7. McKenzie YA, Thompson J, Gulia P, Lomer MCE, (IBS Dietetic Guideline Review Group on behalf of Gastroenterology Specialist Group of the British Dietetic Association). British Dietetic Association systematic review of systematic reviews and evidence-based practice guidelines for the use of probiotics in the management of irritable bowel syndrome in adults (2016 update). Journal of Human Nutrition and Dietetics. 2016 Oct;29(5):576–92.

8. Winham DM, Hutchins AM. Perceptions of flatulence from bean consumption among adults in 3 feeding studies. Nutrition Journal. 2011 Dec;10(1):128.

9. Tuck CJ, Taylor KM, Barrett JS, Gibson PR, Muir JG. Oral α-galactosidase improves gastrointestinal tolerance to a diet high in prebiotic fibre (galacto-oligosaccharides). Journal of Nutrition and Intermediary Metabolism. 2017 Jun;8:71

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You may have noticed none of my recipes contain any added refined fats or oils, such as coconut oil or even the 'heart-healthy' olive oil. 

After attending the 2014 International Plant-Based Healthcare conference in California, my personal and professional focus has shifted away from 'vegan' diets to whole food, plant-based (WFPB) diets, which are based on minimally-processed foods such as fruits, vegetables, grains, nuts and seeds, and legumes (beans, peas and lentils).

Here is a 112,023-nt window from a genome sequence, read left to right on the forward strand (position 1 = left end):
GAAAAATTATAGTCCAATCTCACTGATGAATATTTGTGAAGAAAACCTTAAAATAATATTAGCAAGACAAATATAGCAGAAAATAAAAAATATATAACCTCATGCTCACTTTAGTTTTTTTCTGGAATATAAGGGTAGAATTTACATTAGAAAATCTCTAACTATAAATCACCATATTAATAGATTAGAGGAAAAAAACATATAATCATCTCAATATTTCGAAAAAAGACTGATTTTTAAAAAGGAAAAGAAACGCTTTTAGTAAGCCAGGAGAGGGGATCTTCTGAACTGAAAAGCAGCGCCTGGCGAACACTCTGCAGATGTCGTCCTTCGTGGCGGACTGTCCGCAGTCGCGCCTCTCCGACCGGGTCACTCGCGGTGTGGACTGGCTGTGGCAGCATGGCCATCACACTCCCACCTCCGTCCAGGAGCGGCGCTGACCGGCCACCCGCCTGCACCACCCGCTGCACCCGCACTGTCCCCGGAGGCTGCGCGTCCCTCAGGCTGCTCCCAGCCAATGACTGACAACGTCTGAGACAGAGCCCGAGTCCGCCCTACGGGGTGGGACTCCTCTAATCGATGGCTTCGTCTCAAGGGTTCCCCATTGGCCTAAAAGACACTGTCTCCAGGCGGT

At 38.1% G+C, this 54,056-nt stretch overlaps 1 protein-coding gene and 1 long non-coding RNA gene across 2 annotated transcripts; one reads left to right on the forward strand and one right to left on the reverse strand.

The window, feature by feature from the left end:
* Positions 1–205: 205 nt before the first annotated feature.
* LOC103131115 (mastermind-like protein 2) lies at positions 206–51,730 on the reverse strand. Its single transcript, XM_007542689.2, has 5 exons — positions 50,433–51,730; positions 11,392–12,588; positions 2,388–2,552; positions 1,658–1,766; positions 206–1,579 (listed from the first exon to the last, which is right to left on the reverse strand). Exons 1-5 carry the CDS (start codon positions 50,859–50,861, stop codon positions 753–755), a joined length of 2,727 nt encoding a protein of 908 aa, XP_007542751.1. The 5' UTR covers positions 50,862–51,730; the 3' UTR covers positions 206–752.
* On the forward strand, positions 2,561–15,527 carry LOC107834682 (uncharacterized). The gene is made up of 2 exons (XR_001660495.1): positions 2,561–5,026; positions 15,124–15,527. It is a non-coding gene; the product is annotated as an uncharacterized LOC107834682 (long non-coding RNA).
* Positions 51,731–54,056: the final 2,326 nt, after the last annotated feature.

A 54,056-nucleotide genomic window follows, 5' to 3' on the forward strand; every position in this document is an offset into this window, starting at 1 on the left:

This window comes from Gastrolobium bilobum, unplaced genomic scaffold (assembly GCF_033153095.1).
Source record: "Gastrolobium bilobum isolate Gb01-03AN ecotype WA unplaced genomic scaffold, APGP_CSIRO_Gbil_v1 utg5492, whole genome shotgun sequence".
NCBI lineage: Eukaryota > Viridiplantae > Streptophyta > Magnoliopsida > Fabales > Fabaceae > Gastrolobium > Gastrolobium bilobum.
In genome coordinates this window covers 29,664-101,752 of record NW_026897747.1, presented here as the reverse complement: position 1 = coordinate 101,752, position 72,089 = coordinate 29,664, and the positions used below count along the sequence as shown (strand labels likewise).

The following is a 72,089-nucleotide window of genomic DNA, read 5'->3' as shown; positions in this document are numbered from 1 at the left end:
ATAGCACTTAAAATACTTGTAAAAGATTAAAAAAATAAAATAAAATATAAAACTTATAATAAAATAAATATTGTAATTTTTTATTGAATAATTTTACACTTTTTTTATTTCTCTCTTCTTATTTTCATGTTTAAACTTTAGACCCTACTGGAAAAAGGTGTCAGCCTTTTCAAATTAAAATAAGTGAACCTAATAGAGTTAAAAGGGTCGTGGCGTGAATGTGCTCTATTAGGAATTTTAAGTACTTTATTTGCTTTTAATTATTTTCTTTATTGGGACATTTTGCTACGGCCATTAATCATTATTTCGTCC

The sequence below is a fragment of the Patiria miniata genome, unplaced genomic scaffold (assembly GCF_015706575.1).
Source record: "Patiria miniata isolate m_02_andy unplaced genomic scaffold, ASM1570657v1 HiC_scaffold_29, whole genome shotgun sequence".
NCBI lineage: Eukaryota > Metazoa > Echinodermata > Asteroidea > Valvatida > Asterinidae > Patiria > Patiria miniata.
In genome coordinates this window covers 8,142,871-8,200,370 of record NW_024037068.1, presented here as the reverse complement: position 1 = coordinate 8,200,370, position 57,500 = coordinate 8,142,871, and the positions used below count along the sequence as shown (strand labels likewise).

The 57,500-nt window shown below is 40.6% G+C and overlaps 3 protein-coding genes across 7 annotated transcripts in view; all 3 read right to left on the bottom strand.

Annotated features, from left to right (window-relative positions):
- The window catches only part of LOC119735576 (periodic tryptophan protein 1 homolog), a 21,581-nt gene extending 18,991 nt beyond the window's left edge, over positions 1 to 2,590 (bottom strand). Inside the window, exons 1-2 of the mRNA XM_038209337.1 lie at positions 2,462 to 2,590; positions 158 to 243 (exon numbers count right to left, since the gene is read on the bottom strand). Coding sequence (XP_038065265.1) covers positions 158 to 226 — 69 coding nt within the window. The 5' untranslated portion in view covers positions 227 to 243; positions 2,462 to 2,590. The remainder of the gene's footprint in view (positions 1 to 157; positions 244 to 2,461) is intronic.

Although I still personally align with the vegan philosophy (as I don't use any animal products in my diet or lifestyle), I encourage my vegan clients to adopt this style of eating for the well-documented health benefits. You can read a little more about this on my WFPB page by clicking here

The reasons I don't use or recommend oils are simple:

1. Oils aren't whole foods
As an example: olives are whole foods, olive oil is not. Olive oil is similar to fruit juice - it is stripped of the beneficial food components such as dietary fibre and water which would ordinarily make it hard to consume very much of. In the same way that it’s easy to drink a large glass of orange juice made from 5 oranges (but very difficult to eat 5 whole oranges!), processed oils are very easy to consume a lot of, compared with their whole food counterparts. 

2. Oils add hundreds of calories/kilojoules/energy to meals
All oils are highly processed and are the most energy-dense foods on the planet at 3,390kJ/811cals per 100mL, or 678kJ/162cals per 20mL tablespoon. Once of the simplest ways to lose weight without even trying is to eliminate added oils from meals and be vigilant about avoiding oils added to packaged foods (see Recommendation #8 below).